An implied-in-fact contract is a “true contract” and “means that the parties had a contract that can be seen in their conduct rather than in an explicit set of words.” Implied-in-fact contracts are “dependent on mutual agreement or consent, and on the intention of the parties; and a meeting of the minds is required.” Mogavero v. Silverstein, 142 Md.App. 259, 275 (2002).
Mohiuddin failed to allege sufficient facts for his quantum meruit claim to survive PHC’s motion to dismiss. Mohiuddin clearly pled that he performed work for PHC for which he expected compensation, and that PHC accepted Mohiuddin’s services with the knowledge that he expected compensation. Fatal to Mohiuddin’s claim, however, was the absence of any allegation that either he or PHC had agreed that PHC was obligated to pay him. Without this critical allegation, to wit, that both parties intended that PHC (rather than Doctors Billing) was required to pay Mohiuddin for his services, Mohiuddin failed to plead the existence of a mutual agreement between the parties. Because Mohiuddin did not allege a meeting of the minds between himself and PHC, his quantum meruit claim was legally deficient.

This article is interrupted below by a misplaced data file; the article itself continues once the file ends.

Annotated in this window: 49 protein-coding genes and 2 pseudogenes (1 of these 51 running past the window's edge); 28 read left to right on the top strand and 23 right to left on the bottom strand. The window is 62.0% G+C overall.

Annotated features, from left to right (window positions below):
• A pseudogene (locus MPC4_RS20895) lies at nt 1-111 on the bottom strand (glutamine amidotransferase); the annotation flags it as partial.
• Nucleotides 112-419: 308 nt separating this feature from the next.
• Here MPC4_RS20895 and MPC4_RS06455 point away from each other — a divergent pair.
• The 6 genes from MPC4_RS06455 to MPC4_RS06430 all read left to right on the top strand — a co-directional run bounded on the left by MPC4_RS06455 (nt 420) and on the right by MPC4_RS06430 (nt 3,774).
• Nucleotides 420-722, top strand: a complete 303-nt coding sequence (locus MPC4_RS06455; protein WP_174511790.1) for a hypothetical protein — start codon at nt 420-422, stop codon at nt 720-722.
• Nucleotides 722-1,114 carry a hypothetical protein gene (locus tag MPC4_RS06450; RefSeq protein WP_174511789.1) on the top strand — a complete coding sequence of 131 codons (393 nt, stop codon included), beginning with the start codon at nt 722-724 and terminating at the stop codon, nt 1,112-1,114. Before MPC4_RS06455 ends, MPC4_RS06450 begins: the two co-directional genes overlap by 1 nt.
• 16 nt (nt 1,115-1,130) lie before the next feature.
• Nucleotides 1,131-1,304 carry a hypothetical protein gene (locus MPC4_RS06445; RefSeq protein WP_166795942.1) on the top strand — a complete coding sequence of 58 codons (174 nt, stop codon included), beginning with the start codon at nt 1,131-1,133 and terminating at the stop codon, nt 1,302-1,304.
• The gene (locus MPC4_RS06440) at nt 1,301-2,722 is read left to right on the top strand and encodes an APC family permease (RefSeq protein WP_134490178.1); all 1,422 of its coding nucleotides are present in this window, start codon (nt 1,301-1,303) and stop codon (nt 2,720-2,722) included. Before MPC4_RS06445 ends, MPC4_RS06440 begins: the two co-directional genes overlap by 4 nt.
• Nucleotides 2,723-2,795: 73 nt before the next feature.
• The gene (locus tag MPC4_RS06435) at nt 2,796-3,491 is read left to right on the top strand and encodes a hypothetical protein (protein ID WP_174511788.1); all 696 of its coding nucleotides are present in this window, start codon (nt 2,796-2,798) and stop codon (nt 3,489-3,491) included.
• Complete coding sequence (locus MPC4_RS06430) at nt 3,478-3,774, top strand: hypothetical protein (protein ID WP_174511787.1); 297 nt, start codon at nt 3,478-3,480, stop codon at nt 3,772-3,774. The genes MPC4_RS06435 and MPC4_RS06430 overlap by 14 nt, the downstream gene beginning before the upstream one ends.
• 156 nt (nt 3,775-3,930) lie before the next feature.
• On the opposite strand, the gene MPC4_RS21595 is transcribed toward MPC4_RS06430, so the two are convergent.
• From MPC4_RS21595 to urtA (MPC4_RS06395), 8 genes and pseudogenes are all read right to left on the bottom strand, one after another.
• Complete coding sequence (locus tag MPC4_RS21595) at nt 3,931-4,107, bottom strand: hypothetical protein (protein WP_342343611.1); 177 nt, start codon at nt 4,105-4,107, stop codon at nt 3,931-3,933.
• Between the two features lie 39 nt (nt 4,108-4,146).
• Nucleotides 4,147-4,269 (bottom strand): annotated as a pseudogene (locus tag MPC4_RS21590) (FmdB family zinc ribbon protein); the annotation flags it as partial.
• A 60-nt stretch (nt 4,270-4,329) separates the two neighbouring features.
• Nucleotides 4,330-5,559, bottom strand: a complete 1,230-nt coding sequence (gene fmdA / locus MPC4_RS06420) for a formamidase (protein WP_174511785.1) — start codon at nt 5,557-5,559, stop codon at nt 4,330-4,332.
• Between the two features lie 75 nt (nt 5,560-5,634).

“Quasi-contracts have often been called implied contracts or contracts implied in law; but, unlike true contracts, quasi-contracts are not based on the apparent intention of the parties to undertake the performances in question, nor are they promises. They are obligations created by law for reasons of justice.” Restatement (Second) of Contracts, § 4 (1981). Three elements must be established to prevail on a claim of unjust enrichment: 1. A benefit conferred upon the defendant by the plaintiff; 2. An appreciation or knowledge by the defendant of the benefit; and 3. The acceptance or retention by the defendant of the benefit under such circumstances as to make it inequitable for the defendant to retain the benefit without the payment of its value. Alternatives Unlimited, Inc., 155 Md.App. 415, 496 (2004).